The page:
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by Ellen Messmer, Network World

Gartner Says Virtualization Security Risks Overlooked

Apr 06, 20072 mins
Data and Information SecuritySecurityVirtualization

Companies in a rush to deploy virtualization technologies for server consolidation efforts could wind up overlooking many security issues and exposing themselves to risks, warns research firm Gartner.

“Virtualization, as with any emerging technology, will be the target of new security threats,” said Neil MacDonald, a vice president at Gartner, in a published statement. MacDonald will be presenting a detailed analysis of the security ramifications of virtualization at the upcoming Gartner Symposium/ITxpo in San Francisco later this month.Virtualization software offers the ability to run multiple operating systems, or multiple sessions of a single operating system, on a single physical machine, whether server or desktop. But virtualization software, such as hypervisors, present a layer that will be attacked, and security strategies need to be put in place in advance, Gartner warns.

“Many organizations mistakenly assume that their approach for securing virtual machines will be the same as securing any OS and thus plan to apply their existing configuration guidelines, standards and tools,” MacDonald said. While this is a start, a closer look at securing virtual machines is required, especially since needed tools may be “immature or non-existent,” according to Gartner.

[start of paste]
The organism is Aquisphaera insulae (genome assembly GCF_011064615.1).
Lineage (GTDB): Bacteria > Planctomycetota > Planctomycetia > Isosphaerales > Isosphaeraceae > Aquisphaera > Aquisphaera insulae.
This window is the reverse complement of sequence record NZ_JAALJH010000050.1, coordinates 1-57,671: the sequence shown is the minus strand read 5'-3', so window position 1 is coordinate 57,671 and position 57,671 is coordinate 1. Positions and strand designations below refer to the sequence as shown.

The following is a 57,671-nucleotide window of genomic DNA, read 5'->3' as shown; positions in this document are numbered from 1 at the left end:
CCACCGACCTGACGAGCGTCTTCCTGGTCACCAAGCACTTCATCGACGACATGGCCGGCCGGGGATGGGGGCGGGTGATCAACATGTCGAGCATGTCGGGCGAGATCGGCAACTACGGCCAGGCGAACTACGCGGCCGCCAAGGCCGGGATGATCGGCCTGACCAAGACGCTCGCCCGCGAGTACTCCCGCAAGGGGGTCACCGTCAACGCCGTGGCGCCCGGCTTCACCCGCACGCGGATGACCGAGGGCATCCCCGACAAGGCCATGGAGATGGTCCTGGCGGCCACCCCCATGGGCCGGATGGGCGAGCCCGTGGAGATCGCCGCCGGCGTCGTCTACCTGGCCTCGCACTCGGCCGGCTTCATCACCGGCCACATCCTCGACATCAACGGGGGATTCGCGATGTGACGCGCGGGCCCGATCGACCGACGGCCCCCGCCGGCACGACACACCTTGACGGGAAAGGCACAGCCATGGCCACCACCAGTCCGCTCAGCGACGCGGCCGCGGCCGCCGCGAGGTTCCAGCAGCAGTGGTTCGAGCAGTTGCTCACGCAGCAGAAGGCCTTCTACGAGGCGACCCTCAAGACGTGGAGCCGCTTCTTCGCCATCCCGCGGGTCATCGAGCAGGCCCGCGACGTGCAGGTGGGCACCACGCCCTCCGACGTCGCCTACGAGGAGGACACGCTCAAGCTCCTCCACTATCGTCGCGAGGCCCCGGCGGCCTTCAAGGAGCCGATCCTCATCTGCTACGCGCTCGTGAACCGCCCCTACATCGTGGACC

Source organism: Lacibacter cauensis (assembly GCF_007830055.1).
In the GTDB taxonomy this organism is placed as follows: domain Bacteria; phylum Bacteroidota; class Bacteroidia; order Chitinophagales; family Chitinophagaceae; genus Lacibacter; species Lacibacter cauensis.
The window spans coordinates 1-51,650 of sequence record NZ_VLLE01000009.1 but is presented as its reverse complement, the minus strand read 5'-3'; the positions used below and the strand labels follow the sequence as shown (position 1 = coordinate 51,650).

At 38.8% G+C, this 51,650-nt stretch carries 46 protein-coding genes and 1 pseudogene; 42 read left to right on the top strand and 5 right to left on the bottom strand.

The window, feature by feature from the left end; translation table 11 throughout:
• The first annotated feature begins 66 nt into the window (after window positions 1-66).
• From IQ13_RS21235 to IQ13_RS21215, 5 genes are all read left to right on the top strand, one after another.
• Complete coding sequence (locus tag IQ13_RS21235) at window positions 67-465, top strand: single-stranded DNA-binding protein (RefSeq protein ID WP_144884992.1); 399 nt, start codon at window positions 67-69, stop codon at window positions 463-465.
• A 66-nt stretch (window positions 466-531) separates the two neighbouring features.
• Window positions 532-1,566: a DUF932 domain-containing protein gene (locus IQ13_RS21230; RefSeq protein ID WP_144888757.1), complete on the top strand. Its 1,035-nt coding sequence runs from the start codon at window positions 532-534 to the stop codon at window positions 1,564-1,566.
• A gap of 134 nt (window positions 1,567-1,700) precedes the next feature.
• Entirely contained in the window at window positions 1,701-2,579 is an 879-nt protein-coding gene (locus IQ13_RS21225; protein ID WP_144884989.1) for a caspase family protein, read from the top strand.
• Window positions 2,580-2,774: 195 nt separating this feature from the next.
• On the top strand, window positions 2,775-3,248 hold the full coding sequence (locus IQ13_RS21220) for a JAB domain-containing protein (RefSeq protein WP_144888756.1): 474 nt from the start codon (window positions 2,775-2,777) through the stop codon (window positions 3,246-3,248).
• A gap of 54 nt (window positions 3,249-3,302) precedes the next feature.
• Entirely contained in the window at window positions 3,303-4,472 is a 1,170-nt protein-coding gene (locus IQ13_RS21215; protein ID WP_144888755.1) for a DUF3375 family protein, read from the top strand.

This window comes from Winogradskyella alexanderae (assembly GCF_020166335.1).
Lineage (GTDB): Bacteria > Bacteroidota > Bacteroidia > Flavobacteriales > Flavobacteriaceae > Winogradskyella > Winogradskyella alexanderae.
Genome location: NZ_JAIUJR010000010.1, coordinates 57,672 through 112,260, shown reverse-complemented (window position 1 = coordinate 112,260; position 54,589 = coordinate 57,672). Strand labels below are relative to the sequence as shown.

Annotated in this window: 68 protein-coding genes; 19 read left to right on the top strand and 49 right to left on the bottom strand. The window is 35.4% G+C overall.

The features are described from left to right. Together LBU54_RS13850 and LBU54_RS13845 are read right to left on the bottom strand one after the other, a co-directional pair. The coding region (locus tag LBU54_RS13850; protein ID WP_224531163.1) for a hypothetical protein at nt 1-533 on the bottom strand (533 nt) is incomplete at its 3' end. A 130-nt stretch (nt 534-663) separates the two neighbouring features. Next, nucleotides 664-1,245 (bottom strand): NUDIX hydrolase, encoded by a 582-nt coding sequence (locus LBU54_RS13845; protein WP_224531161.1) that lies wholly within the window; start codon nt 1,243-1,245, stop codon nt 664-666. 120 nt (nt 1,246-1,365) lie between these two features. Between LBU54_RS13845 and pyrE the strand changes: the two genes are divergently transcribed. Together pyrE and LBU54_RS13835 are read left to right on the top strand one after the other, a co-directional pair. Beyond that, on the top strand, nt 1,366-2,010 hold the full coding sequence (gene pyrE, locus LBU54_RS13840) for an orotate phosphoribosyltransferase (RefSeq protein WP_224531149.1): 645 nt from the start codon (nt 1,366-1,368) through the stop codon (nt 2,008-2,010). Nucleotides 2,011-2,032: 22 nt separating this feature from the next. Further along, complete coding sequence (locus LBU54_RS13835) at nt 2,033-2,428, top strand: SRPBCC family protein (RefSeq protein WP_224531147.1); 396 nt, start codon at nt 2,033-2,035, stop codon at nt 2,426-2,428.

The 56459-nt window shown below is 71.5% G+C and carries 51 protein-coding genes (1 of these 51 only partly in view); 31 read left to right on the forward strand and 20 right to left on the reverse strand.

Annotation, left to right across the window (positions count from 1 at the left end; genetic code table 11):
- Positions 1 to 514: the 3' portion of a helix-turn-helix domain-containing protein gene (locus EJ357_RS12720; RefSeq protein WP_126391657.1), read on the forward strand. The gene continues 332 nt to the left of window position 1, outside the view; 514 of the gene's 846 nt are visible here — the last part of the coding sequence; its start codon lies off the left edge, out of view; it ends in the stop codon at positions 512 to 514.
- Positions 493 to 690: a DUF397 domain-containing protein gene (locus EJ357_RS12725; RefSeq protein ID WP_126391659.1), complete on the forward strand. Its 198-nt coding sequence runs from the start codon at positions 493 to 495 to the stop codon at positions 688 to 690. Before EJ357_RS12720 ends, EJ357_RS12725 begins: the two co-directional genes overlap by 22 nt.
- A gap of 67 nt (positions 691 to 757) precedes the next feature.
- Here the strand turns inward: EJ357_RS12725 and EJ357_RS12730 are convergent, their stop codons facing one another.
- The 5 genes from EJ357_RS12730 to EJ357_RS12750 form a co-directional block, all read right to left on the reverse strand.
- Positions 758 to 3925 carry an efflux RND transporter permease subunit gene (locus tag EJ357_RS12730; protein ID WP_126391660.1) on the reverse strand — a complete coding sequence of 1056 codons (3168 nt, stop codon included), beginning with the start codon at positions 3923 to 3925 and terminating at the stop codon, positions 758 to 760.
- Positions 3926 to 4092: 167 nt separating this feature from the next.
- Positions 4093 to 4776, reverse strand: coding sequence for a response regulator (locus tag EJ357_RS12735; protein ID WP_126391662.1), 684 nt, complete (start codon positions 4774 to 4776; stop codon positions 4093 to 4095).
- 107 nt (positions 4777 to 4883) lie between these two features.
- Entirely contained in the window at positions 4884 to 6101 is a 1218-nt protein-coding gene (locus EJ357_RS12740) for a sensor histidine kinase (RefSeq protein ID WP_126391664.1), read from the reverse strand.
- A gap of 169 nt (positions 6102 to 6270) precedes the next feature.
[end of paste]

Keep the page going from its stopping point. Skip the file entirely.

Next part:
Among the specific points about virtualization and security that Gartner will address at the conference are:

  • loss of separation of duties for administrative tasks

  • patching and signature updates and protection from tampering

  • limited visibility into the host OS and virtual network to find vulnerabilities and correct configuration

  • restricted views into “inter-VM traffic” for inspection by intrusion-prevention systems

  • mobile VMs and security policy

  • immature and incomplete security and management tools

Gartner speculates that the “rush to adopt virtualization for server consolidation efforts” will result in many security issues being overlooked. That, in combination with the lack of available security tools for virtualization, will mean “as a result, through 2009, 60 percent of production [virtual machines] will be less secure than their physical counterparts.”

-Ellen Messmer, Network World